Sonnet of the Seven Chinese

By Franco Fortini Franco Fortini

Translated By Geoffrey Brock Read the translator's notes

The Augsburg poet once said he had tacked   
an image of the Man of Doubt   
to the wall of his room. A Chinese print.   
The image asked: how ought one to act?   

I have a photo on my wall. Twenty years ago   
seven Chinese workers looked into my lens.   
They look wary or ironic or tense.   
They know I do not write for them. I know   

they didn’t live for me. Yet sometimes I feel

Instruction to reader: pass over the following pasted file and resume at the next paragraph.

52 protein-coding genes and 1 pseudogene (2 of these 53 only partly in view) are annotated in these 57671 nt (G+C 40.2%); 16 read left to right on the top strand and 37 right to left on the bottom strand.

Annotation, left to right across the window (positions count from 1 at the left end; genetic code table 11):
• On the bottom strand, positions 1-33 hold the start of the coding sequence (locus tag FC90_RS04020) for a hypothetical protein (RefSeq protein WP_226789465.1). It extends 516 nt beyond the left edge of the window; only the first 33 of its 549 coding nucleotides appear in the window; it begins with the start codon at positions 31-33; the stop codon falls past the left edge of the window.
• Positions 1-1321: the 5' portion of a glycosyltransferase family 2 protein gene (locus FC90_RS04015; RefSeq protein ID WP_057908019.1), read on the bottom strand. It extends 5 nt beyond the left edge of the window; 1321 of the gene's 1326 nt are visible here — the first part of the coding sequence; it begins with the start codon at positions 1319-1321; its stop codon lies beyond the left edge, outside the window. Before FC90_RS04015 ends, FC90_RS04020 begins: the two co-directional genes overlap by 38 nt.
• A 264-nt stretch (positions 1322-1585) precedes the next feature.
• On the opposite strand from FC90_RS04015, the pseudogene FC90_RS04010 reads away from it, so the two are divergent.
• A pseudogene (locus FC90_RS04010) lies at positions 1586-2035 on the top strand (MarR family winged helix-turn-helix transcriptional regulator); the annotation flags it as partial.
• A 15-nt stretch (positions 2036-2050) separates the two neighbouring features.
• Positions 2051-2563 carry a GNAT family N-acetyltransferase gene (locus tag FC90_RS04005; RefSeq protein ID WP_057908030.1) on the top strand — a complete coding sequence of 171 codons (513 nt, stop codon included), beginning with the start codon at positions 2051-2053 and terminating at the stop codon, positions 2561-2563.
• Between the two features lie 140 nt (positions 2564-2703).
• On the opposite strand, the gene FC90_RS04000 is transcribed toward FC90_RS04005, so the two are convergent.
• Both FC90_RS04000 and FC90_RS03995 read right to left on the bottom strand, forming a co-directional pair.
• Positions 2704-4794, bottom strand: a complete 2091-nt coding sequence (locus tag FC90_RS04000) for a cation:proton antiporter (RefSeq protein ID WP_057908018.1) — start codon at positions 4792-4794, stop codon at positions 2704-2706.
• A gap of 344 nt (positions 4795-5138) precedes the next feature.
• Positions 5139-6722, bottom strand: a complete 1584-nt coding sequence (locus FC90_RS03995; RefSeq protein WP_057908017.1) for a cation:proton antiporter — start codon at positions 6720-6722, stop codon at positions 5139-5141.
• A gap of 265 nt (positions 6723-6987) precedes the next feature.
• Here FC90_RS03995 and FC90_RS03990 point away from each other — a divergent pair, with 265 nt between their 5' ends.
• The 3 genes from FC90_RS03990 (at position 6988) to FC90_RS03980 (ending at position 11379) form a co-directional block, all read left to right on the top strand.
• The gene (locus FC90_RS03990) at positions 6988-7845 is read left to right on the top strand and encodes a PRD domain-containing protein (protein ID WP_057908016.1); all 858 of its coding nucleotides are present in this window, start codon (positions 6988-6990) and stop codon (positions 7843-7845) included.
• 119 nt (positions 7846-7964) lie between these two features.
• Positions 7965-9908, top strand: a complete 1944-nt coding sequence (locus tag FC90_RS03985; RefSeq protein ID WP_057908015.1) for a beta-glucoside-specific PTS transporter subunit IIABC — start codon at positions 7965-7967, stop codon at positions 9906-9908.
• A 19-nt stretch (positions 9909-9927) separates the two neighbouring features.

I’m being asked for more candid words,   
more credible deeds, by their doubtfulness.   

In turn I ask their help in making visible   
the contradictions and identities among us.   
If there’s a point, it’s this.

Source: Poetry (April 2009).


This poem originally appeared in the April 2009 issue of Poetry magazine

April 2009


Franco Fortini was born Franco Lattes in Florence in 1917 to a Jewish father and a Catholic mother, but after the racial laws of 1938 he traded his hazardous surname for his mother's maiden name. Drafted into the army in 1941, he deserted in 1943 and joined the partisans. His first book of poetry, Foglio di via (Deportation order), appeared in 1946, and his last, Composita solvantur (Let componds be dissolved), appeared in 1994, . . .

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SUBJECT Arts & Sciences, Philosophy


Poetic Terms Free Verse

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